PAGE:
One thing that surprised me was how small the exhibition was at IDF. If you took away all the many Intel booths (and McAffee, WindRiver and other Intel subsidiaries) there is not much there. And quite a bit of it is pretty tangential. Cadence and Synopsys both had a couple of people standing around looking bored. I mean who would go to IDF to meet Cadence, for instance?
Obviously in its main microprocessor business, Intel is very strong, with a weak AMD the only competition. They announced some new lower powered processors. But that is a business that is no longer growing as fast as it did. Intel still seems to be very weak in mobile. I asked ARM if they knew of Intel Atom-based design wins and they said there were a handful, but nothing that seemed to indicate any major shift.
ARM had a lot of phones from Chinese manufacturers like Lenovo that have a price point of $75. They are obviously not as full-featured as the iPhone (which has a price point unsubsidized of more like $650, almost ten times as high). They had touch screens and apps and generally looked pretty good. One of Apple's weaknesses is that it hasn't yet come out with an iPhone nano at a much lower price point. Not many people in China, India, Africa are going to buy a $600 phone.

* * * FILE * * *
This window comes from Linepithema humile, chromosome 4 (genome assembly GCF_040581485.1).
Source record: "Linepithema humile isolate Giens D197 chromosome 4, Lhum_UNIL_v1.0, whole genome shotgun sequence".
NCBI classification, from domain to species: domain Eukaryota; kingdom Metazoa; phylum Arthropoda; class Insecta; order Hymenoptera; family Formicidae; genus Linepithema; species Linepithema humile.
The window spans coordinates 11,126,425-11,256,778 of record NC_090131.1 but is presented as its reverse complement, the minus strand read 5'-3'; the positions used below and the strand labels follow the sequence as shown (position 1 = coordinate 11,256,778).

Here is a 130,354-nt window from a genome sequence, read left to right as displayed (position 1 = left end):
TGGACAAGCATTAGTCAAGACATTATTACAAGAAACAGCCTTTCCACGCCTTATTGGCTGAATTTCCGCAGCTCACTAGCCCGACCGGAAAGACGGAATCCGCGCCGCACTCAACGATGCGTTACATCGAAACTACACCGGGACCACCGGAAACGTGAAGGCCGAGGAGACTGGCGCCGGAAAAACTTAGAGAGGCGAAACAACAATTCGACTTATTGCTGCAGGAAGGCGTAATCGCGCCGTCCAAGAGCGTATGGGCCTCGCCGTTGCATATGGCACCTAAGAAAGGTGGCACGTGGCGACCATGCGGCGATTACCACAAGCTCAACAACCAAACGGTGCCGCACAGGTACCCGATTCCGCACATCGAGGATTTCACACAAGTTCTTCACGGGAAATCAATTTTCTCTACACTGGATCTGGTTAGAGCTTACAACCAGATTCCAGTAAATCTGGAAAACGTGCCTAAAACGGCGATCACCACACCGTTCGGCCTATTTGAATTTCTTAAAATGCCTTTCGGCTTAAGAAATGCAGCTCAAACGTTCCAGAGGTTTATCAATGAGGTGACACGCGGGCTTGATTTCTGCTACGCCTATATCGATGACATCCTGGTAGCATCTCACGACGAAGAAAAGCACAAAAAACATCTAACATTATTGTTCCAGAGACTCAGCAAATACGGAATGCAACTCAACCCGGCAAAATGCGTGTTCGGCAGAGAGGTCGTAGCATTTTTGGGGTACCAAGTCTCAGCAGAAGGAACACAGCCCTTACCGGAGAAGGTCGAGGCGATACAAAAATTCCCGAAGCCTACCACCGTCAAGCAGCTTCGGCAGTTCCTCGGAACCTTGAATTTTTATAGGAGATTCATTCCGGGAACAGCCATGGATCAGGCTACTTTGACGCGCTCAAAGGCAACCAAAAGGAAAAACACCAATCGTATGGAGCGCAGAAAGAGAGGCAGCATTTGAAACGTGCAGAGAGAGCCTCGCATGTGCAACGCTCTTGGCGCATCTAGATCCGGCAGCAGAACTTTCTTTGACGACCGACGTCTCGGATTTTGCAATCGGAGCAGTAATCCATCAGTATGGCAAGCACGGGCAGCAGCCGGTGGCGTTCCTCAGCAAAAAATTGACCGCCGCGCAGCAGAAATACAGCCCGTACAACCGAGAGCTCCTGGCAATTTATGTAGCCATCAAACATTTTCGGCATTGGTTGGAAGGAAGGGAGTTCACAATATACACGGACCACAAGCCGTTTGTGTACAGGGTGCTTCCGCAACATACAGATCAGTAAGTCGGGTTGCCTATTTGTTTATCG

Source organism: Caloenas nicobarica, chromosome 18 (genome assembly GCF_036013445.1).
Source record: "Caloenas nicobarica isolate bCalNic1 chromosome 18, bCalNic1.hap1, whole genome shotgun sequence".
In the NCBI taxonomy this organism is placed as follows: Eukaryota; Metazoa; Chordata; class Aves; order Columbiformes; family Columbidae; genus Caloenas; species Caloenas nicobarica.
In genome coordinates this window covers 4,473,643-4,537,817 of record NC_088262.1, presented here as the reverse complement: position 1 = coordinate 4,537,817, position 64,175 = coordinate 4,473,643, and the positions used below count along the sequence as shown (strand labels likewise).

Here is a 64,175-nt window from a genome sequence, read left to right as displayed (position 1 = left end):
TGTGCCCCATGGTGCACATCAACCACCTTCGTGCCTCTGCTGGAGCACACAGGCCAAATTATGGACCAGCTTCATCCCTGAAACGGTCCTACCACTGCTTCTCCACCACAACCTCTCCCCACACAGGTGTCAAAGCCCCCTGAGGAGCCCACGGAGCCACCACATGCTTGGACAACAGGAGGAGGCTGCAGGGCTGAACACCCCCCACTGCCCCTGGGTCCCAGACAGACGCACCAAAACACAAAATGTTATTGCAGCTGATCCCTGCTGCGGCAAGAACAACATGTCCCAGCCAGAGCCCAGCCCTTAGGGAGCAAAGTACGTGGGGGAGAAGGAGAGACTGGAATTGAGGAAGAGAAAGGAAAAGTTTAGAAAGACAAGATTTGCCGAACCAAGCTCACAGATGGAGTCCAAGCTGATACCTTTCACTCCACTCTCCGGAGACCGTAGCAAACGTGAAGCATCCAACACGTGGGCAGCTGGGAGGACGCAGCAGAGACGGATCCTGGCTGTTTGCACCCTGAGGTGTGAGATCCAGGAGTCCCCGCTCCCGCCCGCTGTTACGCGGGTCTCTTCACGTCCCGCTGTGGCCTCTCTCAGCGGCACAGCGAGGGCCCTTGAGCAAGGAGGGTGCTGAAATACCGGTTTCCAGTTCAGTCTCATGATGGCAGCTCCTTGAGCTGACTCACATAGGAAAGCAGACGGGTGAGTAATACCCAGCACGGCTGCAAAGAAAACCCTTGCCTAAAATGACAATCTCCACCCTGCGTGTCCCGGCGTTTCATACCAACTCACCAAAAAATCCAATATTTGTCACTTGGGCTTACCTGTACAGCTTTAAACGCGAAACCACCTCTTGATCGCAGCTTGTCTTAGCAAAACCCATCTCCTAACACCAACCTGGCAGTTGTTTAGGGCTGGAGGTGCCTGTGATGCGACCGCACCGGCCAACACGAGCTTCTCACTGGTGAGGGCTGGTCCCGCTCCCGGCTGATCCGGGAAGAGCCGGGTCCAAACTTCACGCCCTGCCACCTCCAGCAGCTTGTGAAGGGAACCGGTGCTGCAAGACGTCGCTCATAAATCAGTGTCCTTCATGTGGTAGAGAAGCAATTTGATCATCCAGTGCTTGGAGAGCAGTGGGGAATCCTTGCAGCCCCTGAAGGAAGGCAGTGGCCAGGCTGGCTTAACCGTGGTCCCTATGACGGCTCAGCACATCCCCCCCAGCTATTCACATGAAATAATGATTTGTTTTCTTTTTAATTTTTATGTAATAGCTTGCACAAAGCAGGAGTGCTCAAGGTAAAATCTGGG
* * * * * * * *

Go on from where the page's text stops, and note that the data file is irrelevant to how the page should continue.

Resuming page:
However, in Q4 I'm pretty sure that lots of people in America and Europe (and even some in China) will be buying the new iPhone 5. The 4G LTE modem really does make a big difference. My iPad3 has it already, and downloading email or surfing the web is very noticeably faster than on my iPhone which only has 3G. And I'm on AT&T so actually it is more like 3.5G I'm comparing it to, since AT&T has faster data than Verizon anyway. Oh, and if you are on Sprint or Verizon, which use CDMA, you still won't be able to access the web and make a call simultaneously like you can on AT&T. The iPhone 5 does not contain a second antenna to access LTE (data) and CDMA (voice) at the same time. I don't think it is that big of a deal, I'm not sure I've ever done it even though I can.